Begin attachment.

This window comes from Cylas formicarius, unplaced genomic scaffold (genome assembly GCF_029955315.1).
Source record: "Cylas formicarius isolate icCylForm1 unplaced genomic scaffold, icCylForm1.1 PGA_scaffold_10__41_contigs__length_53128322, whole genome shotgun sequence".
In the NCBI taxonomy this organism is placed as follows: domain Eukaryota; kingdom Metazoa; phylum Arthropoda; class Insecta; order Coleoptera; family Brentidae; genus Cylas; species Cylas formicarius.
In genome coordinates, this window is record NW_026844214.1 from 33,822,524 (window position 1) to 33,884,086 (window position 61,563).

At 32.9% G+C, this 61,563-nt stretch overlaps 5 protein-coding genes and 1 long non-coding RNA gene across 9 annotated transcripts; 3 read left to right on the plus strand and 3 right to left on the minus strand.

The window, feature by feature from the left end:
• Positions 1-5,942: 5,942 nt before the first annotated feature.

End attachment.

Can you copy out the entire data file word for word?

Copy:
This window comes from Cylas formicarius, unplaced genomic scaffold (genome assembly GCF_029955315.1).
Source record: "Cylas formicarius isolate icCylForm1 unplaced genomic scaffold, icCylForm1.1 PGA_scaffold_10__41_contigs__length_53128322, whole genome shotgun sequence".
In the NCBI taxonomy this organism is placed as follows: domain Eukaryota; kingdom Metazoa; phylum Arthropoda; class Insecta; order Coleoptera; family Brentidae; genus Cylas; species Cylas formicarius.
In genome coordinates, this window is record NW_026844214.1 from 33,822,524 (window position 1) to 33,884,086 (window position 61,563).

At 32.9% G+C, this 61,563-nt stretch overlaps 5 protein-coding genes and 1 long non-coding RNA gene across 9 annotated transcripts; 3 read left to right on the plus strand and 3 right to left on the minus strand.

The window, feature by feature from the left end:
• Positions 1-5,942: 5,942 nt before the first annotated feature.